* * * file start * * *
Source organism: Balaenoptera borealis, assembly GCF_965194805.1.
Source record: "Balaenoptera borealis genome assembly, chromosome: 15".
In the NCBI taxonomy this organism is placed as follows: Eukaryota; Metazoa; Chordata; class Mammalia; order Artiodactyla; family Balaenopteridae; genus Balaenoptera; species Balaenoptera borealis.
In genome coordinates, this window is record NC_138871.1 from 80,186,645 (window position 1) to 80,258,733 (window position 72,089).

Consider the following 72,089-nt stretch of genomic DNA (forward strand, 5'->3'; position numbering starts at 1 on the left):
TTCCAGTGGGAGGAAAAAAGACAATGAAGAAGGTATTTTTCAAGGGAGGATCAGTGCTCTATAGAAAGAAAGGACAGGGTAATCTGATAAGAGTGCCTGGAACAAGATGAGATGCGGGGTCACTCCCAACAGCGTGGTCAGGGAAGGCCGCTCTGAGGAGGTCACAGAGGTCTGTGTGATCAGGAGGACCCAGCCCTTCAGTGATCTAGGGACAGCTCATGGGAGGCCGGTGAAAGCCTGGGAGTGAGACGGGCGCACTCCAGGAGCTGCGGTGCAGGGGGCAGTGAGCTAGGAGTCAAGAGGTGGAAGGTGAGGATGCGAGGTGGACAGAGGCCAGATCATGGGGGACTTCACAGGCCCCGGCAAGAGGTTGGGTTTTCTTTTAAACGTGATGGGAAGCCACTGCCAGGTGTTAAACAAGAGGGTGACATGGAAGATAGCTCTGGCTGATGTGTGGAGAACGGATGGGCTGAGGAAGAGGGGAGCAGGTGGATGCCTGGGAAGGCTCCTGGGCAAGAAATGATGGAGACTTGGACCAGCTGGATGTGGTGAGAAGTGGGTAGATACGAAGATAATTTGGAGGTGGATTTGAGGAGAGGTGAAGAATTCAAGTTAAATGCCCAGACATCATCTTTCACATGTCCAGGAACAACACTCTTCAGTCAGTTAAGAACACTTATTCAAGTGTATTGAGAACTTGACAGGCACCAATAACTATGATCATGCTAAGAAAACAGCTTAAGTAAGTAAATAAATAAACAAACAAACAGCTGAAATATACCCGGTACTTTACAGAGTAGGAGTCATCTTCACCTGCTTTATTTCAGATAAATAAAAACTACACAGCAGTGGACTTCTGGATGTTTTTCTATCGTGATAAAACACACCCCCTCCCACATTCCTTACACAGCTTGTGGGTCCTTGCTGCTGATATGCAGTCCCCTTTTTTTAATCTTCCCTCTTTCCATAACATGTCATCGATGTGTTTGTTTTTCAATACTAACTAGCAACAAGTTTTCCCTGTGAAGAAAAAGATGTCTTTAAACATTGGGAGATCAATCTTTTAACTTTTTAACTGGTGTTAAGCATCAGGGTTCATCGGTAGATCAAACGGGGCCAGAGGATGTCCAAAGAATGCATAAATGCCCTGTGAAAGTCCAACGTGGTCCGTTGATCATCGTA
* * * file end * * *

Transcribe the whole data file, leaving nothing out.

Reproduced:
Source organism: Balaenoptera borealis, assembly GCF_965194805.1.
Source record: "Balaenoptera borealis genome assembly, chromosome: 15".
In the NCBI taxonomy this organism is placed as follows: Eukaryota; Metazoa; Chordata; class Mammalia; order Artiodactyla; family Balaenopteridae; genus Balaenoptera; species Balaenoptera borealis.
In genome coordinates, this window is record NC_138871.1 from 80,186,645 (window position 1) to 80,258,733 (window position 72,089).

Consider the following 72,089-nt stretch of genomic DNA (forward strand, 5'->3'; position numbering starts at 1 on the left):
TTCCAGTGGGAGGAAAAAAGACAATGAAGAAGGTATTTTTCAAGGGAGGATCAGTGCTCTATAGAAAGAAAGGACAGGGTAATCTGATAAGAGTGCCTGGAACAAGATGAGATGCGGGGTCACTCCCAACAGCGTGGTCAGGGAAGGCCGCTCTGAGGAGGTCACAGAGGTCTGTGTGATCAGGAGGACCCAGCCCTTCAGTGATCTAGGGACAGCTCATGGGAGGCCGGTGAAAGCCTGGGAGTGAGACGGGCGCACTCCAGGAGCTGCGGTGCAGGGGGCAGTGAGCTAGGAGTCAAGAGGTGGAAGGTGAGGATGCGAGGTGGACAGAGGCCAGATCATGGGGGACTTCACAGGCCCCGGCAAGAGGTTGGGTTTTCTTTTAAACGTGATGGGAAGCCACTGCCAGGTGTTAAACAAGAGGGTGACATGGAAGATAGCTCTGGCTGATGTGTGGAGAACGGATGGGCTGAGGAAGAGGGGAGCAGGTGGATGCCTGGGAAGGCTCCTGGGCAAGAAATGATGGAGACTTGGACCAGCTGGATGTGGTGAGAAGTGGGTAGATACGAAGATAATTTGGAGGTGGATTTGAGGAGAGGTGAAGAATTCAAGTTAAATGCCCAGACATCATCTTTCACATGTCCAGGAACAACACTCTTCAGTCAGTTAAGAACACTTATTCAAGTGTATTGAGAACTTGACAGGCACCAATAACTATGATCATGCTAAGAAAACAGCTTAAGTAAGTAAATAAATAAACAAACAAACAGCTGAAATATACCCGGTACTTTACAGAGTAGGAGTCATCTTCACCTGCTTTATTTCAGATAAATAAAAACTACACAGCAGTGGACTTCTGGATGTTTTTCTATCGTGATAAAACACACCCCCTCCCACATTCCTTACACAGCTTGTGGGTCCTTGCTGCTGATATGCAGTCCCCTTTTTTTAATCTTCCCTCTTTCCATAACATGTCATCGATGTGTTTGTTTTTCAATACTAACTAGCAACAAGTTTTCCCTGTGAAGAAAAAGATGTCTTTAAACATTGGGAGATCAATCTTTTAACTTTTTAACTGGTGTTAAGCATCAGGGTTCATCGGTAGATCAAACGGGGCCAGAGGATGTCCAAAGAATGCATAAATGCCCTGTGAAAGTCCAACGTGGTCCGTTGATCATCGTA